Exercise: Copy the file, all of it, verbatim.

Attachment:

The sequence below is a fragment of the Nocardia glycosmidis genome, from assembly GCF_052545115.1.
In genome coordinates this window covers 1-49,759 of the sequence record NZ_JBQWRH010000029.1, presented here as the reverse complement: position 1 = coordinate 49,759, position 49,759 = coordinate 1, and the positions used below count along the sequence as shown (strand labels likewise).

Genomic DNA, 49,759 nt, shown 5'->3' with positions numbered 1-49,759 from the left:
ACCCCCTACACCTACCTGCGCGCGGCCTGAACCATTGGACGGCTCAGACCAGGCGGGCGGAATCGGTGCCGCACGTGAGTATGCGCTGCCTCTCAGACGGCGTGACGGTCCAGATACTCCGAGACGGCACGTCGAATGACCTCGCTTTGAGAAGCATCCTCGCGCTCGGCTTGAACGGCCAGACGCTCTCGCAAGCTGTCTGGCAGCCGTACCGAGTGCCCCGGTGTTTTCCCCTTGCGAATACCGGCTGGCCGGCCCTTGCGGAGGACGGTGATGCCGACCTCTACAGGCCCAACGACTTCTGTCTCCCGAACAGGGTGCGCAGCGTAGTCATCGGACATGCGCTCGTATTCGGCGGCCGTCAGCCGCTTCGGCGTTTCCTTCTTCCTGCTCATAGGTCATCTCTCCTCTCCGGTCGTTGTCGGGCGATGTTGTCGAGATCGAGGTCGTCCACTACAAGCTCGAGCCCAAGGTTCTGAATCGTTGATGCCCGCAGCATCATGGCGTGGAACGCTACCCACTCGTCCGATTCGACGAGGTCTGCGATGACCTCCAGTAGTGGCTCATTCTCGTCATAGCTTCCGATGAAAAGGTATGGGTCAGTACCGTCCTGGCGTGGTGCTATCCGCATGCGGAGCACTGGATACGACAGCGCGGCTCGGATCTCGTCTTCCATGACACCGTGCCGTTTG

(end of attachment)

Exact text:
The sequence below is a fragment of the Nocardia glycosmidis genome, from assembly GCF_052545115.1.
In genome coordinates this window covers 1-49,759 of the sequence record NZ_JBQWRH010000029.1, presented here as the reverse complement: position 1 = coordinate 49,759, position 49,759 = coordinate 1, and the positions used below count along the sequence as shown (strand labels likewise).

Genomic DNA, 49,759 nt, shown 5'->3' with positions numbered 1-49,759 from the left:
ACCCCCTACACCTACCTGCGCGCGGCCTGAACCATTGGACGGCTCAGACCAGGCGGGCGGAATCGGTGCCGCACGTGAGTATGCGCTGCCTCTCAGACGGCGTGACGGTCCAGATACTCCGAGACGGCACGTCGAATGACCTCGCTTTGAGAAGCATCCTCGCGCTCGGCTTGAACGGCCAGACGCTCTCGCAAGCTGTCTGGCAGCCGTACCGAGTGCCCCGGTGTTTTCCCCTTGCGAATACCGGCTGGCCGGCCCTTGCGGAGGACGGTGATGCCGACCTCTACAGGCCCAACGACTTCTGTCTCCCGAACAGGGTGCGCAGCGTAGTCATCGGACATGCGCTCGTATTCGGCGGCCGTCAGCCGCTTCGGCGTTTCCTTCTTCCTGCTCATAGGTCATCTCTCCTCTCCGGTCGTTGTCGGGCGATGTTGTCGAGATCGAGGTCGTCCACTACAAGCTCGAGCCCAAGGTTCTGAATCGTTGATGCCCGCAGCATCATGGCGTGGAACGCTACCCACTCGTCCGATTCGACGAGGTCTGCGATGACCTCCAGTAGTGGCTCATTCTCGTCATAGCTTCCGATGAAAAGGTATGGGTCAGTACCGTCCTGGCGTGGTGCTATCCGCATGCGGAGCACTGGATACGACAGCGCGGCTCGGATCTCGTCTTCCATGACACCGTGCCGTTTG